Sun, Dec 14, 2003 - Page 18 News List

Home away from home for artists

The Triangle Arts workshop at the Ping Grove Center in Hualien is taking a fresh look at artists' residencies


Mohamed Shoukry uses the images of other participants at the Triangle Arts workshop in this video installation.


Artist villages and artist residency programs have gradually taken root across Taiwan in and the much-stressed interaction with local communities has become a major function of artist villages.

The Triangle Arts workshop, which ended Nov. 30 in the Pine Grove Center (松園別館) in Hualien, took the opposite approach and encouraged the artists to focus on their work instead of holding exhibitions.

The first such program in Taiwan enriched the creative lives of the artists immensely and the four who remained after the program finished in Hualien are now at Taipei Artist Village in Taiwan (台北國際藝術村). They shared their experiences of the workshop before the opening of their exhibition this weekend.

"The workshop was not about what works, you do, but instead the process of working. You meet artists from other countries. They may do a lot of work but it wasn't for an exhibition," said Gargi Raina, a painter from India.

Like other participants in the workshop, Raina was selected by her home country as a professional, but not big-name artist, in the middle of her career. Artists working in performance art, film, photography and poetry were also invited to the workshop.

What Raina benefited from most was the presentations held every evening, in which the artists introduced what they did in the past with slides or videos to get to know each other. At the same time, they discussed their current projects and received advice from each other. This form of exchange, Raina said, was the major difference of the workshop and what made it so helpful to her work.

Triangle Arts Trust, a UK charity and co-organizer of the workshop, has held mmore than 90 workshops in some 30 countries in the past 20 years. Established Taiwanese artists have also participated in its workshops in Africa.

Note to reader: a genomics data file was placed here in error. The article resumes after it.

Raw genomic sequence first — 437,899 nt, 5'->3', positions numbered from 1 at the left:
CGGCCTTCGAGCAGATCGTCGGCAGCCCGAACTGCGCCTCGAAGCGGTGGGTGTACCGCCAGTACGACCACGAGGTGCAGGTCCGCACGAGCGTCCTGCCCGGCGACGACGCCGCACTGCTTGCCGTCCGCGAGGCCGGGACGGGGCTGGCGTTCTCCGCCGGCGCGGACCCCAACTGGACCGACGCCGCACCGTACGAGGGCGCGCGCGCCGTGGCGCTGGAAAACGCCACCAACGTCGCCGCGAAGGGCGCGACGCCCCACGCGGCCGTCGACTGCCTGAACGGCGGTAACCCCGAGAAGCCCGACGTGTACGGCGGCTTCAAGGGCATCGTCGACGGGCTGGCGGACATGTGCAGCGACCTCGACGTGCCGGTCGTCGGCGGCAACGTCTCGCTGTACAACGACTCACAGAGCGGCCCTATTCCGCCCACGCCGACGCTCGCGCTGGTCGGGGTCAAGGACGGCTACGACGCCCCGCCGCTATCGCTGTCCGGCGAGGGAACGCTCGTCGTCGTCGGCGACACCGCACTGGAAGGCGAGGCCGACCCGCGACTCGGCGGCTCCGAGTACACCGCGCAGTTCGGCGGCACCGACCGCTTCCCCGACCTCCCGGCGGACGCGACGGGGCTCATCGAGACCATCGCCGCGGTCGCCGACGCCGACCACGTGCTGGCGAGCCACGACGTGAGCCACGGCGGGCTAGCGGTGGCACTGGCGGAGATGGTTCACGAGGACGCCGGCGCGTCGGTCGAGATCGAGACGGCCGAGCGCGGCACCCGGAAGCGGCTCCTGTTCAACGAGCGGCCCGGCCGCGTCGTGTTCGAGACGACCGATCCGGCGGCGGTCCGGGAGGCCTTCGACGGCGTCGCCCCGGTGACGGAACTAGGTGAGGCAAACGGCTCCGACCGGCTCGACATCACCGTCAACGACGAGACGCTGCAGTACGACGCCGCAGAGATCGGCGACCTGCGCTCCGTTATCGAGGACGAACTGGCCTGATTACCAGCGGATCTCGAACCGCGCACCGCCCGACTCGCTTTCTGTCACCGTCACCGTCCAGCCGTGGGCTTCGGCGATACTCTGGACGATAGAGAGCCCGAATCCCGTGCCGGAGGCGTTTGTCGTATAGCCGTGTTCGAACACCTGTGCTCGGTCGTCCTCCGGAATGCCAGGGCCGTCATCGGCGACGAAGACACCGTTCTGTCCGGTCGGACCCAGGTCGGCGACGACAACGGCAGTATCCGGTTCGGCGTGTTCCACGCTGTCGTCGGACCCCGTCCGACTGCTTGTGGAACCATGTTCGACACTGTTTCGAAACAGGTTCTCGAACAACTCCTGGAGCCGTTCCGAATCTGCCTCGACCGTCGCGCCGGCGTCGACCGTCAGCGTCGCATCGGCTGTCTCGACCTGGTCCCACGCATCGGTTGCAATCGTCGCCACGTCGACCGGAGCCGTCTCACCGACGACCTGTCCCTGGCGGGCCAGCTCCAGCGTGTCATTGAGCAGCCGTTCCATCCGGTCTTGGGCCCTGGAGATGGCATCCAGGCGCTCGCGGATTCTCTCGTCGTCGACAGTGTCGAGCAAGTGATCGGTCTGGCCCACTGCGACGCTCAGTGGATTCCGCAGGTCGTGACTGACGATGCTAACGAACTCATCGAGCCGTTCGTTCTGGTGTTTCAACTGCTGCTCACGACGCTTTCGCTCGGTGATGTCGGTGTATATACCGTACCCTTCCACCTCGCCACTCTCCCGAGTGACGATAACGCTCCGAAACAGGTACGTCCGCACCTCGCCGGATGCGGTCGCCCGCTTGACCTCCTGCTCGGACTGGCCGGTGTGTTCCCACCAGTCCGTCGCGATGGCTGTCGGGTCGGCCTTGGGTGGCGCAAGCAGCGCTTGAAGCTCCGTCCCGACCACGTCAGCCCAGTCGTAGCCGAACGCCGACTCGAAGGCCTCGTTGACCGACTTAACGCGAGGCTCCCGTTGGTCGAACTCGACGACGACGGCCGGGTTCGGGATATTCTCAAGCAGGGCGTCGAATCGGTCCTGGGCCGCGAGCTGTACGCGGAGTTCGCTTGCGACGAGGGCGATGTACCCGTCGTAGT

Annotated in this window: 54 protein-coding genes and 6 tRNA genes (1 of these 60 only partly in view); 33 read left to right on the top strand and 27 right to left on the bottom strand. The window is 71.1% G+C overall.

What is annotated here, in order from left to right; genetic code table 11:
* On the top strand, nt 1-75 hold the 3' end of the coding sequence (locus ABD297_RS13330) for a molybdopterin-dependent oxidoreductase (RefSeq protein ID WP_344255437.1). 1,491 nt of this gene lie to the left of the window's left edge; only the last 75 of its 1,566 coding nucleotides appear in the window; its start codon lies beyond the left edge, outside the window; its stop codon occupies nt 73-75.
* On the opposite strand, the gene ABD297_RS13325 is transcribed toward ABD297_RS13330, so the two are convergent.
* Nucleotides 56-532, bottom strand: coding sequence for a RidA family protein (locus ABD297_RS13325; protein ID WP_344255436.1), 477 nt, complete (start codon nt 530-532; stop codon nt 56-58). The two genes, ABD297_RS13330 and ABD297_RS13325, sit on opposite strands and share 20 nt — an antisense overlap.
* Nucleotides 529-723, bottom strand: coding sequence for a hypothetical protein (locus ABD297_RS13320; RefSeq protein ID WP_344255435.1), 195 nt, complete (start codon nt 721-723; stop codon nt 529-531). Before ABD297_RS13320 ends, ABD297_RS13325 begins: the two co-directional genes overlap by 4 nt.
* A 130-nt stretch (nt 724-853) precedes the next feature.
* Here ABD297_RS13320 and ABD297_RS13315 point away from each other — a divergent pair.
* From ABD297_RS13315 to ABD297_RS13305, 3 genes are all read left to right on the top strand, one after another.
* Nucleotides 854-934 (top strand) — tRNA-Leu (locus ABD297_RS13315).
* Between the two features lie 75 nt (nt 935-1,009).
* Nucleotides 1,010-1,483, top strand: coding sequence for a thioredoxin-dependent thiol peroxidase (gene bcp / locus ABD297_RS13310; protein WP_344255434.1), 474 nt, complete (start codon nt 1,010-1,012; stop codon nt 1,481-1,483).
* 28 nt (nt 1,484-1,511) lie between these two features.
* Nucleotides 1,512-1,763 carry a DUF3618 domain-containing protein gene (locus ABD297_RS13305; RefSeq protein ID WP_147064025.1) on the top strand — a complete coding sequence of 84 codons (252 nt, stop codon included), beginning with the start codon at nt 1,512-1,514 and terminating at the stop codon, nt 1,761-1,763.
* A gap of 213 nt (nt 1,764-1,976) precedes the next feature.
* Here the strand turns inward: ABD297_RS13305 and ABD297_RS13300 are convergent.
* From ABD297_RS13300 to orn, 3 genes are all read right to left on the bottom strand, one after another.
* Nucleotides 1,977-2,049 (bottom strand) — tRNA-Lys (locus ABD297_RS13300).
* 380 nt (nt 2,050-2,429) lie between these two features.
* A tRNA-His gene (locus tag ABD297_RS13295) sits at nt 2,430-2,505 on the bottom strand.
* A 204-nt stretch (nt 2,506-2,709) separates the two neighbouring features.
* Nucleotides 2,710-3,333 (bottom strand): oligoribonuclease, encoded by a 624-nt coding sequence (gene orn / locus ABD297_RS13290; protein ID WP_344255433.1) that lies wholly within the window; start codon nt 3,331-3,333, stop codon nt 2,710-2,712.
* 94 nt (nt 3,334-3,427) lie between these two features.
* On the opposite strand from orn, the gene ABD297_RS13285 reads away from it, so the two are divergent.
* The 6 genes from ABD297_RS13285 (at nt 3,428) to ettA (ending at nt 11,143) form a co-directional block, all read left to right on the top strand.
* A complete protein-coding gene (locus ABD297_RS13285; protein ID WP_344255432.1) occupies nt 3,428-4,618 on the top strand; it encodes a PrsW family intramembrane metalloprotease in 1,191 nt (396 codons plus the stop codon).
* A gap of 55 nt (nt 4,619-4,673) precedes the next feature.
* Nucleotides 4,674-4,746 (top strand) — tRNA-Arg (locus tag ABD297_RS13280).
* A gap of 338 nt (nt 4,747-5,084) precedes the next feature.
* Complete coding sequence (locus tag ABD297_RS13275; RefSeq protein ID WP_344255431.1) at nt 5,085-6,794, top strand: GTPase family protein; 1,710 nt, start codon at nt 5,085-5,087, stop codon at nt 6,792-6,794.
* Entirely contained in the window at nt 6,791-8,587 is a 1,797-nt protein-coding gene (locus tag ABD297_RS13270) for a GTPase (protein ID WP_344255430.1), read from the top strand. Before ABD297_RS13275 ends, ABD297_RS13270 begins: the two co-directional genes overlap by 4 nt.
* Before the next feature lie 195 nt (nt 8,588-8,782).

Twelve artists from different countries and 12 from Taiwan spent two weeks in the idyllic Pine Grove by the Pacific Ocean.

"You don't just do your work in your isolated space. Here [at the Taipei Artist Village], we don't know what other [residential] artists are doing. In Hualien, we see and talk about each other's works. It's like we were working as a group," said Raina, adding that it is the best way toward understanding. "You only know a work when you see it from beginning to end."

Making another contrast with the Taipei Artist Village, Raina found that living with Taiwanese artists in Hualien helped her understand Taiwan better.

"Our inspiration mainly comes from other artists. Through artists from Taiwan, we made contact with the place," said Mohamed Shoukry, a video artist from Egypt.

"If I had come here in a residency program, I would be working in my own studio, but I can do that in my own place. In the workshop I learn new ways of working and new ideas from everyone, especially from Taiwanese artists," said Shepherd Nduzo, a Botswanan sculptor in his second Triangle Arts workshop.

The greatest gain from the workshop for Bangladeshi installation artist Imran Hossain Piplu, who was Nduzo's roommate at the workshop, is friendship with others. "If it was not for this workshop, I wouldn't have made friends with them," said Piplu, looking at the other three artists next to him. "I would only know them by name."

In the past week, Raina made only one acquaintance in Taipei Artist Village. There was more of a distance between artists, which the four had not become used to. "If you go into their rooms, it's more like intruding on their privacy," she said. Being secluded in a seaside residence also strengthens the ties between artists, which propelled Raina to create, she said.

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